Core, corps and corpse

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Core is a noun which means the center part of something, whether it be the tough pith of a fruit, the dense central region of a planet or the most important part of an idea or discussion. Core also describes the central part of a nuclear reactor that contains the fissile material. The muscles of the human torso are referred to as the core. Core may be used as a transitive verb which is a verb which takes an object, to describe the action of removing the core of something, such as an apple. Related forms are cores, cored, coring. Core also functions as an adjective meaning central or basic.

Corps is a noun that means a military body comprised of two more more divisions, or a military body that performs a specific function, such as an intelligence corps or medical corps. Corps may also be used with adjective or noun modifier to describe any group of people who are associated, such as the press corps. Corps is pronounced with a silent “p” and silent “s” (kor). The plural is also spelled corps, but is pronounced with a silent “p” and with a “z” sound. (korz)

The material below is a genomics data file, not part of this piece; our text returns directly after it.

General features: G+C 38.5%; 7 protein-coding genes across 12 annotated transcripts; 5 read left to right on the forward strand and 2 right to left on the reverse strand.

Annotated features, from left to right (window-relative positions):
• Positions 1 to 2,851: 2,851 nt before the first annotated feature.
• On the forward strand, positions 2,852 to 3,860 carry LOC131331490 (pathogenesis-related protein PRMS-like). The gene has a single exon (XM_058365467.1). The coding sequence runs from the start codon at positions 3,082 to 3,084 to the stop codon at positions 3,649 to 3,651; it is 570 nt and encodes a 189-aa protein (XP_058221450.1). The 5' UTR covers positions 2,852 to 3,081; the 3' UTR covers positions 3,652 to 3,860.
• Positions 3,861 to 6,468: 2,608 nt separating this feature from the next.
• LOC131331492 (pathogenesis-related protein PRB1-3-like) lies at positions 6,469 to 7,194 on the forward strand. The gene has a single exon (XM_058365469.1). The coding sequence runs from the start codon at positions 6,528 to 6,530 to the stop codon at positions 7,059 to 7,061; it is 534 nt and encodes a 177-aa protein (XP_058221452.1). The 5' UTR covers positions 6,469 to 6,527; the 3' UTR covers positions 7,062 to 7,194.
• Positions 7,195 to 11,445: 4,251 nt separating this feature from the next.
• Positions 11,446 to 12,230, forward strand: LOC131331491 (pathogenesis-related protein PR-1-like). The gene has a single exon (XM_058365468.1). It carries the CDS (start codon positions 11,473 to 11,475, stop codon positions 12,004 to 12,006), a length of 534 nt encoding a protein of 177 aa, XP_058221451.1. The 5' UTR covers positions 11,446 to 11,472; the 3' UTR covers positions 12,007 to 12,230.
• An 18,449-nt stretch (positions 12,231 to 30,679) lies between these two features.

A corpse is a dead body, usually referring to a human being. Corpse is also British theater slang for laughing or causing another to laugh involuntarily while performing.


Results for some of the states that participated in Common Core-aligned testing for the first time this spring are out, with overall scores higher than expected. (U.S. News and World Report)

It’s a baked apple with the crumble cozily tucked away on the inside of the apple where the core used to be. (The Toronto Sun)

The U.S. Army Corps of Engineers says opponents of a Red River diversion should not prevail on allegations that the agency failed to follow federal environmental law when it analyzed the upstream effects of the project, an issue that could delay the $2 billion channel. (The Daily News)

More than 20 years later, as a leader of the Burundian community and the founder of the life-changing Northern Refugees Social Club (NRSC), he is an inspiration to his adopted country and one of many deserving South Australians announced as finalists in the News Corp’s 2015 Pride of Australia awards. (The Herald Sun)

When corpse flowers bloom, they release a stinky odor which attracts pollinating beetles and flies. (The Christian Science Monitor)

“Currently, all of the bodies have been put into corpse bags and are ready to be evacuated from the crash site; however, thick fog has covered the location, halting the evacuation process,” said Basarnas chief Air Marshal FHB Sulistyo at the Jayapura Air Force Base on Tuesday. (The Jakarta Post)

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